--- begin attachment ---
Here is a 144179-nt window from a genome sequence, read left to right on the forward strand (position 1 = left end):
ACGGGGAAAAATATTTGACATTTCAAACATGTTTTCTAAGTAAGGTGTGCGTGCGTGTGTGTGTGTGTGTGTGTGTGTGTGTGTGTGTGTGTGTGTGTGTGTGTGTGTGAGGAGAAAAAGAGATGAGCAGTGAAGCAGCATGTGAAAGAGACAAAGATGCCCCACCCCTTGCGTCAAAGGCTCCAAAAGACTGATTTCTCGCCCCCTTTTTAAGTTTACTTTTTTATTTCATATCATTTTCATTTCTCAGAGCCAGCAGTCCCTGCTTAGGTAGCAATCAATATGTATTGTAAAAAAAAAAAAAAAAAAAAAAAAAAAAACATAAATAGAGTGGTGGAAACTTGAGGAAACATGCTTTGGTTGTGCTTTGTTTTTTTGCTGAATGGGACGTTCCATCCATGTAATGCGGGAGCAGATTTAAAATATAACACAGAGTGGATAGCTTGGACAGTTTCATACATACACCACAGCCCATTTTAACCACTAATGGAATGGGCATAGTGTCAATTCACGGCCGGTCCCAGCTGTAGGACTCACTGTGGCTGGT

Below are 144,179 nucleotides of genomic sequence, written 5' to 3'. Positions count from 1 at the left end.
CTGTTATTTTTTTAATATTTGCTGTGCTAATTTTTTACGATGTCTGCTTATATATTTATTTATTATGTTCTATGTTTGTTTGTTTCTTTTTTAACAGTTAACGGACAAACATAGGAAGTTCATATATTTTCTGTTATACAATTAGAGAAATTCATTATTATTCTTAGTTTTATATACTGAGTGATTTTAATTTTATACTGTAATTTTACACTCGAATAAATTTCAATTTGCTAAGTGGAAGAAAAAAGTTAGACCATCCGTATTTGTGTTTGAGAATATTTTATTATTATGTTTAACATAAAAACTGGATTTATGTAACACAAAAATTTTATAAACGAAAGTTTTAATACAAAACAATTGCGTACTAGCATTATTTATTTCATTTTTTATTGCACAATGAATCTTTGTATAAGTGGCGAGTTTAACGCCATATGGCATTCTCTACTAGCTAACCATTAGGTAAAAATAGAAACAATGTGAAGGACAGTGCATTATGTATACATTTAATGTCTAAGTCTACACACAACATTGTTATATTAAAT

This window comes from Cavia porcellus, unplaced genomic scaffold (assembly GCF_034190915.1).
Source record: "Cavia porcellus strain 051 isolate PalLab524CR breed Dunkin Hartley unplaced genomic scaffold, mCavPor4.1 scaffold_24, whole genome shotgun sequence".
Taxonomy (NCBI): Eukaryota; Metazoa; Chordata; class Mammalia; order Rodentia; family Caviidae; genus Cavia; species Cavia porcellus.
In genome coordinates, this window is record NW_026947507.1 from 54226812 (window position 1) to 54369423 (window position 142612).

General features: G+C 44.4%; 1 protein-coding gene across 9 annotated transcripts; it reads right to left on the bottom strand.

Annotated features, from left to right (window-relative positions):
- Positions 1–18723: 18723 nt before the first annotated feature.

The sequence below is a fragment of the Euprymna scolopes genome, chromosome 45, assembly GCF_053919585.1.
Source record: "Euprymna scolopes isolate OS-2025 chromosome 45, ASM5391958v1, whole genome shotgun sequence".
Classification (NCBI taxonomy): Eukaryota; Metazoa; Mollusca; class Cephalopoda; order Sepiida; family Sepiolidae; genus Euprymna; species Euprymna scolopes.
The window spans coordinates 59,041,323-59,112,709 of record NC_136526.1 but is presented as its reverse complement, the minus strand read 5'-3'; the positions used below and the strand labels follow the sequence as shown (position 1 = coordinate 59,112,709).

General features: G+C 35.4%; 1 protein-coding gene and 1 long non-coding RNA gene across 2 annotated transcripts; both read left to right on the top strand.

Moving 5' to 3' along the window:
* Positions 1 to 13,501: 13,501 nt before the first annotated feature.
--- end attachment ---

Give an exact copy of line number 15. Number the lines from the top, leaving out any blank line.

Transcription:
The window spans coordinates 59,041,323-59,112,709 of record NC_136526.1 but is presented as its reverse complement, the minus strand read 5'-3'; the positions used below and the strand labels follow the sequence as shown (position 1 = coordinate 59,112,709).